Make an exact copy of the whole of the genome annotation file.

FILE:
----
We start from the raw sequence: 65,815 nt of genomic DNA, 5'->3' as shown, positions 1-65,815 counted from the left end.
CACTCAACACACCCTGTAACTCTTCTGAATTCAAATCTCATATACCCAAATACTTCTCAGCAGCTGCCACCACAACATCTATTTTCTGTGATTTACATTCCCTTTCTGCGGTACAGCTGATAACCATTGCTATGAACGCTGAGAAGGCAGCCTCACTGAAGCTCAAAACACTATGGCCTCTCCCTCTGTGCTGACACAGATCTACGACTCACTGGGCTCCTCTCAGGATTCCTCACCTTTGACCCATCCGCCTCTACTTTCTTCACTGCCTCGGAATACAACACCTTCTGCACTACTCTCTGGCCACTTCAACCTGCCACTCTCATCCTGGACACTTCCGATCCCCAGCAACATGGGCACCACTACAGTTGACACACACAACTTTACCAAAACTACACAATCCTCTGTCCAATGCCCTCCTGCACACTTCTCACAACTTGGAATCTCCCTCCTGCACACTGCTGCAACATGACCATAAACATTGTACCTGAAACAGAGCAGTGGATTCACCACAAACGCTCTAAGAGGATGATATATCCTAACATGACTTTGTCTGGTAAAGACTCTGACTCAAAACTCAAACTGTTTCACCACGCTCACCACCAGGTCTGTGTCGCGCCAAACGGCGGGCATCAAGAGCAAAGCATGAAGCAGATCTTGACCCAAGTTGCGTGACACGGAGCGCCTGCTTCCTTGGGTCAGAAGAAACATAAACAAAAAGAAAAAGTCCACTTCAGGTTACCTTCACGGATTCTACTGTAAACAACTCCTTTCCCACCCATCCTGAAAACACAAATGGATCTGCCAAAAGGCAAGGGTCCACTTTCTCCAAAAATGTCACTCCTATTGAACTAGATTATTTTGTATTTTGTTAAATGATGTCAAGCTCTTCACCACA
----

We start from the raw sequence: 65,815 nt of genomic DNA, 5'->3' as shown, positions 1-65,815 counted from the left end.
CACTCAACACACCCTGTAACTCTTCTGAATTCAAATCTCATATACCCAAATACTTCTCAGCAGCTGCCACCACAACATCTATTTTCTGTGATTTACATTCCCTTTCTGCGGTACAGCTGATAACCATTGCTATGAACGCTGAGAAGGCAGCCTCACTGAAGCTCAAAACACTATGGCCTCTCCCTCTGTGCTGACACAGATCTACGACTCACTGGGCTCCTCTCAGGATTCCTCACCTTTGACCCATCCGCCTCTACTTTCTTCACTGCCTCGGAATACAACACCTTCTGCACTACTCTCTGGCCACTTCAACCTGCCACTCTCATCCTGGACACTTCCGATCCCCAGCAACATGGGCACCACTACAGTTGACACACACAACTTTACCAAAACTACACAATCCTCTGTCCAATGCCCTCCTGCACACTTCTCACAACTTGGAATCTCCCTCCTGCACACTGCTGCAACATGACCATAAACATTGTACCTGAAACAGAGCAGTGGATTCACCACAAACGCTCTAAGAGGATGATATATCCTAACATGACTTTGTCTGGTAAAGACTCTGACTCAAAACTCAAACTGTTTCACCACGCTCACCACCAGGTCTGTGTCGCGCCAAACGGCGGGCATCAAGAGCAAAGCATGAAGCAGATCTTGACCCAAGTTGCGTGACACGGAGCGCCTGCTTCCTTGGGTCAGAAGAAACATAAACAAAAAGAAAAAGTCCACTTCAGGTTACCTTCACGGATTCTACTGTAAACAACTCCTTTCCCACCCATCCTGAAAACACAAATGGATCTGCCAAAAGGCAAGGGTCCACTTTCTCCAAAAATGTCACTCCTATTGAACTAGATTATTTTGTATTTTGTTAAATGATGTCAAGCTCTTCACCACA